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Ease Eye Strain in Today’s Digital World

According to recent survey, four out of five Americans spend significant amount of time in front of their computer or on a handheld device. Between work and home many people spend more than 10 hours everyday on a computer! Newer devices are getting even smaller and more portable, which makes them easier to carry but more difficult to see. Added to an ever-aging population and the situation is set for an increase in vision problems.

Computer vision syndrome is a term often used to describe a type of visual discomfort, but it doesn’t necessarily have to be in front of a computer. Any electronic display can cause the same symptoms including eyestrain, headaches, visual fatigue, blurred vision or loss of focus.

Electronic displays use pixels to display words, and these pixels give less contrast than the usual black-on-white print our eyes are used to. This causes more focusing, squinting and straining to read. With a computer, often times you can make the text large enough so that it is comfortable, but with a small portable device there is less screen real estate to increase the text size. In addition, people tend to hold these small devices very close to their eyes, which increases strain even more.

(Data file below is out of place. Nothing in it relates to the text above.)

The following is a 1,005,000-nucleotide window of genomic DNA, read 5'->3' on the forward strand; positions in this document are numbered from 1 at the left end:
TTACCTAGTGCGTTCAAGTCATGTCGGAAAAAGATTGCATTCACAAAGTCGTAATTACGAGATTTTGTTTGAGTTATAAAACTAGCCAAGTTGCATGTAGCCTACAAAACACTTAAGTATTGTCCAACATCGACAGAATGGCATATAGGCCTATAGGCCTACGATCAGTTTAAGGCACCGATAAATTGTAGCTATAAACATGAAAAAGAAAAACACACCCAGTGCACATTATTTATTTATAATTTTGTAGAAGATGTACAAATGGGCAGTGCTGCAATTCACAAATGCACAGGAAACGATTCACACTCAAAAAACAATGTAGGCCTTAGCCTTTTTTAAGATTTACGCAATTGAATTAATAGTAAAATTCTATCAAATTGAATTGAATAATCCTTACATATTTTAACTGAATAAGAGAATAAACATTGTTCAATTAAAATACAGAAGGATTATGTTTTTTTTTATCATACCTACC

New spectacle lenses are available that can help with today’s technology. Essilor has developed a lens that has a small magnifying area towards the bottom, designed specifically for handheld devices. When you look far away, your distance vision remains crisp and clear, but when you shift your focus up close, your near work is larger and easier to see. This is only one of many new and excited developments in eye care.

This information is brought to you by Clarin Eye Care Center. Please call or contact our office for more information.

Pink, Stinging Eyes?

Conjunctivitis, also called pink eye, is one of the most frequently seen eye diseases, especially in kids. It can be caused by viruses, bacteria or even allergies to pollen, chlorine in swimming pools, and ingredients in cosmetics, or other irritants, which touch the eyes. Some forms of conjunctivitis might be quite transmittable and quickly spread in school and at the office.

Conjunctivitis is seen when the conjunctiva, or thin transparent layer of tissue covering the white part of the eye, becomes inflamed. You can identify conjunctivitis if you notice eye redness, discharge, itching or swollen eyelids and a crusty discharge surrounding the eyes early in the day. Pink eye infections can be divided into three main types: viral, allergic and bacterial conjunctivitis.

The viral type is usually a result of a similar virus to that which produces the recognizable red, watery eyes, sore throat and runny nose of the common cold. The red, itchy, watery eyes caused by viral pink eye are likely to last from a week to two and then will clear up on their own. You may however, be able to reduce some of the discomfort by using soothing drops or compresses. Viral pink eye is transmittable until it is completely cleared up, so in the meantime maintain excellent hygiene, remove eye discharge and try to avoid using communal pillowcases or towels. If your son or daughter has viral conjunctivitis, he or she will have to be kept home from school for three days to a week until symptoms disappear.

A bacterial infection such as Staphylococcus or Streptococcus is usually treated with antibiotic eye drops or cream. One should notice an improvement within just a few days of antibiotic drops, but be sure to adhere to the full prescription dosage to prevent pink eye from recurring.